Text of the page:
We have a growing gap between what some writers have described as this group of elite members of our society in the military and the rest of society. We can't afford to have that take place. We must continue to remind our citizens of exactly the role you are fulfilling, the missions you're carrying out and how you're doing this with great excellence and commitment. And remind them every single day of how proud they should be of each and every one of you. And I want to say how proud I am of all of the community leaders who are here. Because it's your support for the military means a great deal to them, as much as their support to you. And so, I wanted to come here tonight to say thank you to all of them for what you do and who you are.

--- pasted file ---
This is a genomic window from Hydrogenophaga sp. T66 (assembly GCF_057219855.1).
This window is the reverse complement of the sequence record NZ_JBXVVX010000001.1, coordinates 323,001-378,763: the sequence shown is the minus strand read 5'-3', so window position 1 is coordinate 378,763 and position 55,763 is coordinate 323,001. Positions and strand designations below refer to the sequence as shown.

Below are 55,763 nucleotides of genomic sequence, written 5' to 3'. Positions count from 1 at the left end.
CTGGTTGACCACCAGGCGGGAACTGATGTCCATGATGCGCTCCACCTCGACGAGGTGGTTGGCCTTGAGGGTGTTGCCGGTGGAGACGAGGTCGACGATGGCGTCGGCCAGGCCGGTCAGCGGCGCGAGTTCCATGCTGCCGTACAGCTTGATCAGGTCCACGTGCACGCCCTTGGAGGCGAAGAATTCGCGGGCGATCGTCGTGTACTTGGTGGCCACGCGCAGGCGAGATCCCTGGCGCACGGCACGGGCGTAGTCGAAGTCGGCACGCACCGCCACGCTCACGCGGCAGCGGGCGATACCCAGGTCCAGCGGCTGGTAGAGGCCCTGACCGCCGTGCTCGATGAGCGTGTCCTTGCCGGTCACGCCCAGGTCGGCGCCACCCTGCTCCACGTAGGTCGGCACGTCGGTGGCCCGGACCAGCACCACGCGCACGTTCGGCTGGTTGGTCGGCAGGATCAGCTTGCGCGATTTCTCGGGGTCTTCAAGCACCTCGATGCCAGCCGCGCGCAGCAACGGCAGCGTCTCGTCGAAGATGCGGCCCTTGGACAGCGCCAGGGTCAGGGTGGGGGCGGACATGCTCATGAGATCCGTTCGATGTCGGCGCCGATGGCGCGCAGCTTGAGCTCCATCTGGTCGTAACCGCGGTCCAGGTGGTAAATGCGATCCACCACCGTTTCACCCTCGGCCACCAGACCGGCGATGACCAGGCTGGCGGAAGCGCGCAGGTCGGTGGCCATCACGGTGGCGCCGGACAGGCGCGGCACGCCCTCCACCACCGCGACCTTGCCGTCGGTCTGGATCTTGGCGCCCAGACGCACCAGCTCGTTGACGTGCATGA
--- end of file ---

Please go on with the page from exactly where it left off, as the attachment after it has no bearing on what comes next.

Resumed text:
I recall the expression from Lord Bancroft who said that a speech is like a love affair. "Any damn fool can start it, but it takes considerable expertise to end it." [Laughter] I would like to end with a quote from Steven Ambrose, who wrote a very popular book called Citizen Soldier. It occupies more and more shelves today. Ambrose, at the very end of his book, asks how it was possible to take this collection of individuals in World War II, American troops who were quickly trained, not fully trained. They had very little time to get prepared to go up against a military machine in Germany and Japan, and how were they able to prevail?